Meet Timmy for yourself by clicking here!

Timmy Tickle is an engaging and enriching app with which so much care and attention in the development process has lead to the creation of a great value app which explores many of the functions of the iPad allowing your little ones to play, learn and explore this app over and over.


Click here to read a cracking review featuring Timmy Tickle on the CApptivatedKids blog

All images featured are taken from the Timmy Tickle App - (c) Helen Pellereau

Friday, 29 June 2012

And the winner of our App competition is....

- Helen Dineen @aitcheldee

Here's her entry ...

I would love to see Meg’s Veg, by Helen Nicoll and Jan Pienkowski made into an app. Meg and Mog books would be brilliant on the iPad because they have such bright, bold colours, text stripped to the bone, and action on every page. Who could resist helping Meg and Mog to dig the garden, plant seeds, stake peas and thin carrots? You could help Mog to make his scarecrow (bagsy mine a HUGE hat) and put everything into the cauldron for Meg’s spells. And finally, help Meg, Mog and Owl to eat their veg!* (*actual real-life veg eating optional).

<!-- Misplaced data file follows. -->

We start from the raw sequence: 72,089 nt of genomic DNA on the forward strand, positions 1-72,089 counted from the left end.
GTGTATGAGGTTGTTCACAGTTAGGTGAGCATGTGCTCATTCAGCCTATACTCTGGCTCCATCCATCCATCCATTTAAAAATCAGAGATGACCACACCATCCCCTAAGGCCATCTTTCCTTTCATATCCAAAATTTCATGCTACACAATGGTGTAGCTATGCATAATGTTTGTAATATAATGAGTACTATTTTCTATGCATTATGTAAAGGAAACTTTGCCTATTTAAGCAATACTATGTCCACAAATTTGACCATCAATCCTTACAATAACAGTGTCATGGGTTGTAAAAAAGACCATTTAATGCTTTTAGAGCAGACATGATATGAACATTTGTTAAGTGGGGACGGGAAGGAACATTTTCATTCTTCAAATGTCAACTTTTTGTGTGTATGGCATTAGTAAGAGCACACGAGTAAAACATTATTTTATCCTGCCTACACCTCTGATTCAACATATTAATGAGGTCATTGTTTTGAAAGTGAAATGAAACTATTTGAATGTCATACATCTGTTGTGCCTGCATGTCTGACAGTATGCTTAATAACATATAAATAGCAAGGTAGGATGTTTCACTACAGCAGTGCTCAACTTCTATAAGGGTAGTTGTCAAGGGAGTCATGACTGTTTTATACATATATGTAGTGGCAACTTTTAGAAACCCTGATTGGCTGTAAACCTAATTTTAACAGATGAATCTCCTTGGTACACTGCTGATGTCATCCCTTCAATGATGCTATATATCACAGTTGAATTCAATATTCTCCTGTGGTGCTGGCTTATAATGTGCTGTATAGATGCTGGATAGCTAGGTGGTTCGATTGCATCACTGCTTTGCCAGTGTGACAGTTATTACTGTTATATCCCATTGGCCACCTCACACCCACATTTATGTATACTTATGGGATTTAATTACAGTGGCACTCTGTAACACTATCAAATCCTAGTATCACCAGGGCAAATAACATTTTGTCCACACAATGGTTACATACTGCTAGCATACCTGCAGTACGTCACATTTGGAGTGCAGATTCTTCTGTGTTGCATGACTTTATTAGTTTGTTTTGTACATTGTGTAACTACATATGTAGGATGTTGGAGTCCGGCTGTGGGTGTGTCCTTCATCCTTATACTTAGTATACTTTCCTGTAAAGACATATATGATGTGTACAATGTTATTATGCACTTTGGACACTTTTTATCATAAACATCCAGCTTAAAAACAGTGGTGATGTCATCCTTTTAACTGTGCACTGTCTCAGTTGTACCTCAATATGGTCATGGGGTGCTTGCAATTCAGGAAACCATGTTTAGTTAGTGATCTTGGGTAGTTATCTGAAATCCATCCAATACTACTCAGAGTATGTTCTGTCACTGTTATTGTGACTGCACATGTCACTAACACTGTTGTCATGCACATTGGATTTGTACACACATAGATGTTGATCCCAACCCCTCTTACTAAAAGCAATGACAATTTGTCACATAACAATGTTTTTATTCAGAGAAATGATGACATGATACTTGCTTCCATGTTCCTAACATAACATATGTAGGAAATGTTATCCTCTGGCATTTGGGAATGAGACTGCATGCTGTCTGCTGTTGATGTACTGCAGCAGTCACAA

Helen wins a fabulous limited edition App Puppy canvas bag designed by Stephen Lenton stuffed with some of the Sniffer's fave books, a signed copy of Oliver Jeffer's The Hueys and the New Jumper

With hand drawn Huey!

AND a brand new Ipod Nano.


Follow Helen on Twitter @aitcheldee

THANK YOU to everyone who entered - all of your suggestions were marvellous.. here are a few of my faves!